Comments concerning 100-hour work weeks at Rockstar Games kicked up quite a bit of controversy recently and, last week, one of the developer's studios reiterated to employees that overtime is not mandatory. This has, in turn, led to a bigger conversation about common work practices within the entire industry.
In a recent interview featuring Rockstar co-founder Dan Houser, it was noted that employees of the company were "working 100-hour weeks" to get Red Dead Redemption 2 out the door by this Friday, Oct. 26. Backlash followed, leading Houser to clarify that he was specifically talking about himself and a trio of members of the writing staff, not the entire company.
Amidst all of the fallout, Variety is reporting that Rockstar Lincoln held a special meeting with employees late last week to discuss overtime policy. In short, the studio reiterated the fact that overtime hours are not mandatory, something that employees were reportedly unclear on. Based on the report and messages posted on social media from past and current employees of Rockstar, the idea that overtime was not mandatory until last week could have been up for debate.
Animation Development Assistant Flik Green, for instance, tweeted that overtime "was never assumed to be optional," noting that she was working on a six-month contract and "kept seeing" her friends let go.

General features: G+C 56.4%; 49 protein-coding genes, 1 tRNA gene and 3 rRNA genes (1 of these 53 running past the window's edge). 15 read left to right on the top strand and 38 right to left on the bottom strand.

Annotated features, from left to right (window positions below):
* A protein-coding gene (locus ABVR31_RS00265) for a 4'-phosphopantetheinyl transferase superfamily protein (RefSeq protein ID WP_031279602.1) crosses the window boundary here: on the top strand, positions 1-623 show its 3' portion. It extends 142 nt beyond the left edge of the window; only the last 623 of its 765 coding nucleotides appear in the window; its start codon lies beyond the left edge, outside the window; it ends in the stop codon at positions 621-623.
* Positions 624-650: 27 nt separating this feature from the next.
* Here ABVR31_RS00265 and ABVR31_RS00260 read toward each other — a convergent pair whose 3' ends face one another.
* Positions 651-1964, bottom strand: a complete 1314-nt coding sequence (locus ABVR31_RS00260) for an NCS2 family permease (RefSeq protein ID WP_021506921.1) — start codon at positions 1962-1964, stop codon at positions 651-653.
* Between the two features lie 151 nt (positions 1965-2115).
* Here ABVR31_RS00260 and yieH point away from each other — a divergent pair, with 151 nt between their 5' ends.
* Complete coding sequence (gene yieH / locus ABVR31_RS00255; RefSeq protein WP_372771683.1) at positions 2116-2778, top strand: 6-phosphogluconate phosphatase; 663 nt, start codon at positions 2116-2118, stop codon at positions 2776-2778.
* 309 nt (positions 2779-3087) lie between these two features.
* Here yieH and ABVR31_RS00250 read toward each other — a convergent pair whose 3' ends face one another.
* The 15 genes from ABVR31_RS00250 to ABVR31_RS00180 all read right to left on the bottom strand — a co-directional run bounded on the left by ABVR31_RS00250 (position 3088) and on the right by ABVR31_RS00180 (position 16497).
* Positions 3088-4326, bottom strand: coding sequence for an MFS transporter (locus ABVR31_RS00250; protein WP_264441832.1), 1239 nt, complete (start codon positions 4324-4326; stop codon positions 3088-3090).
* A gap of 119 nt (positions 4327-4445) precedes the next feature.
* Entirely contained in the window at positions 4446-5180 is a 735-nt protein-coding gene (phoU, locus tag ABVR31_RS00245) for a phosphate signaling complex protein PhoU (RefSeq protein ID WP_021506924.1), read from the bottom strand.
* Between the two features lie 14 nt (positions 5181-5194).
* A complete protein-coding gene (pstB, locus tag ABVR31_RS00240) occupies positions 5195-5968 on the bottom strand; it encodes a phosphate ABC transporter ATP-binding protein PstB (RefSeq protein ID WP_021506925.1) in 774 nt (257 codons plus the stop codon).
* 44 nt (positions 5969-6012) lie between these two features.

As noted by the initial report, despite overtime not being mandatory at Rockstar Lincoln, it was still requested and scheduled. As noted by Jennifer Kolbe, employees felt that if overtime was requested and scheduled, it wasn't exactly voluntary.
On top of the meeting to reiterate the fact that overtime is not mandatory, Rockstar Lincoln is taking additional measures to ensure its employees are more comfortable with scheduling. The studio aims to make those OT hours more flexible, for instance.
Concerning specific work hours, it is reported that employees were asked to work 37.5 hours per week from last October to mid-May of this year. That went up to 45.4 hours from mid-May to early August, and 53.1 hours through Oct. 1. Hours clearly went up as Red Dead Redemption 2 neared launch, the very definition of "crunch" time for a developer.
As noted above, this response was partially due to the fact that, following the controversy stirred up by Houser's interview comment, Rockstar actually axed a longstanding policy concerning employees and comments on social media. In the past, employees were unable to comment much about their life behind closed doors at Rockstar. Last week, the developer lifted those restrictions, encouraging anyone who wanted to talk about their time with the company to do so. The announcement stated that employees should not feel the need to "sugarcoat" their comments. After a week of seeing these types of comments pop up on social media, the gist seems to be that working conditions at Rockstar weren't ideal in the past but, over recent years, things have improved.